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Entries about trains

From beach life to cosmopolitan insanity

overcast 33 °C

Well, I finally got my passport after more than three weeks… It took so long time that I missed the flight I had booked in advance. I managed to catch a flight one day before I was obliged to get a visa for Sri Lanka. After landing in K.L. yesterday, I went straight to the Swedish embassy this morning to apply for an ordinary passport.

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The woman at the embassy told me that she can’t issue me an ordinary passport for free (what I was told by the embassy in Delhi). I can possibly get a refund back home since it’s a production failure, if I show them the receipt. Now I’m hoping that I will get this new passport before my flight from Singapore on the 9th of December.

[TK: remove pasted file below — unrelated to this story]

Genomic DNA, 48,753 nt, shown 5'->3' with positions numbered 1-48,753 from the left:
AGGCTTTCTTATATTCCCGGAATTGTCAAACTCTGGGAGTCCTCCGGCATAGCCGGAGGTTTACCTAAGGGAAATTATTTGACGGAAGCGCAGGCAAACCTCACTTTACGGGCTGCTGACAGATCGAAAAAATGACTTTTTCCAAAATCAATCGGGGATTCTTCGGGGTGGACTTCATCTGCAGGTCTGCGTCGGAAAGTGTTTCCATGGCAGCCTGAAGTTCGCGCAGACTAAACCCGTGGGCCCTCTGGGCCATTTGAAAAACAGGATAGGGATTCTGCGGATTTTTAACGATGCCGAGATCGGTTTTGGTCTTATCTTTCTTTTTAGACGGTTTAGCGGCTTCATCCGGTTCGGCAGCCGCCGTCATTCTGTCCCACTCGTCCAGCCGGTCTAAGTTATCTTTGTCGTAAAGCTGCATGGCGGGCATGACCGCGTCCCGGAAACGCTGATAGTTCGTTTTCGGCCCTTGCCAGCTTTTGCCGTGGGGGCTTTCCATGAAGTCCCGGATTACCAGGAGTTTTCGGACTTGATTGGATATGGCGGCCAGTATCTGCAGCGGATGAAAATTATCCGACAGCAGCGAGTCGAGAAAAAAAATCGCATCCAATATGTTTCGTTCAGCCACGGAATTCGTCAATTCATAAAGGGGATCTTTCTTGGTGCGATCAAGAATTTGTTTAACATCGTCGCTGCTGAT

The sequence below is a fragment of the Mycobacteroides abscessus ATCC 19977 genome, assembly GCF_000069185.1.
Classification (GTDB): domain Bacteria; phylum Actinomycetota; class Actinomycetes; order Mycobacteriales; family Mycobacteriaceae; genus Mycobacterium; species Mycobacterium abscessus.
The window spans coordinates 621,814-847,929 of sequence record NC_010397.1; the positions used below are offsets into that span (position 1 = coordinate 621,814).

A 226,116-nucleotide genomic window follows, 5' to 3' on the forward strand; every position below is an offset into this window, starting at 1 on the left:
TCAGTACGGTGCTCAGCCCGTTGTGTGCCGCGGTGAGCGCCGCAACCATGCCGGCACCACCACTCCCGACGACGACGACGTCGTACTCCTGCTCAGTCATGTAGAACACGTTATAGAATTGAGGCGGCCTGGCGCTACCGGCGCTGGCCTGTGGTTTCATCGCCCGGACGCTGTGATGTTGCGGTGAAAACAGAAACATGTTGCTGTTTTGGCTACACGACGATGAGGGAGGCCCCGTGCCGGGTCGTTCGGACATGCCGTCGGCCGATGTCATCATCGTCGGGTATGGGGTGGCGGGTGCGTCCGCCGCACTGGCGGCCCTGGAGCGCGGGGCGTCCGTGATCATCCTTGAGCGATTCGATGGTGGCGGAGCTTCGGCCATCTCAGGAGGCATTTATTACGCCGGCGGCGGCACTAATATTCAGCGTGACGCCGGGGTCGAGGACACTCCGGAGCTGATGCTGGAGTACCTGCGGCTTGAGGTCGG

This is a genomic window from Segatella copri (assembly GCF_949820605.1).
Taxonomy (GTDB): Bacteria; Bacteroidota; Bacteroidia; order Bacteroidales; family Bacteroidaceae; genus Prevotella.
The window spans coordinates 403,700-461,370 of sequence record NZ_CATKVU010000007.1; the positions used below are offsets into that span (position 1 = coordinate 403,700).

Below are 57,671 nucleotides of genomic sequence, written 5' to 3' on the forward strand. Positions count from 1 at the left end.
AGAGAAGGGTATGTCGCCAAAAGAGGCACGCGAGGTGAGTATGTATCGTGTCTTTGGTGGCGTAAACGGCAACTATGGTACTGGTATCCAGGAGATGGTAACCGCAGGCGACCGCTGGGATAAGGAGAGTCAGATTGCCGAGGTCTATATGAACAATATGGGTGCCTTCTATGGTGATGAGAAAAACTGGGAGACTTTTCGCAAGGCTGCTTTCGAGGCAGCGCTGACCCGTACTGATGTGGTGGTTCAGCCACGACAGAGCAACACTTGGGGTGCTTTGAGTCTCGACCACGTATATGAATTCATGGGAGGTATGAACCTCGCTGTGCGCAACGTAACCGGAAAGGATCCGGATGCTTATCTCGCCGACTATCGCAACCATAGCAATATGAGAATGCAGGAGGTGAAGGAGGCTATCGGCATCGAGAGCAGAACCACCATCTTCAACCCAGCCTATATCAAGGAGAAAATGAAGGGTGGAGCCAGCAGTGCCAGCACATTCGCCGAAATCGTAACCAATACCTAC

So let’s count; 160€ for the temporary passport, 100€ for a new flight and 140€ for an ordinary passport. For that money I’ve managed to get a round trip from Stockholm to Delhi and have money left for shopping. After this experience I’ve bought a passport cover, something I thought only old people use. Better safe than sorry (too bad I had to learn it the hard way).

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I finally spent a month in Hikkaduwa. I guess if you’re not into surfing it gets pretty boring after a while. I was determined to surf everyday it was possible though. I took four lessons and then I just rented a board and went out by myself. You need to understand the basics, after that it’s all up to you how much time you want to spend learning the right moves. I was in the water five hours per day. The first week was terrible, I was really angry at myself that I couldn’t stand up. I fell in the “washing machine” hundreds of times I think. But then there was a real breakthrough after a week. The last days I felt really proud surfing a proper two meter wave from the last line up, all the way to the beach. I gave my underwater camera to a local surfer in order to take some photographs, but they came out very foggy and shaky unfortunately. When I get to Indonesia I plan to buy a surfboard and hopefully get some nice pictures too. For now I will satisfy you with two photos from a river safari I went on.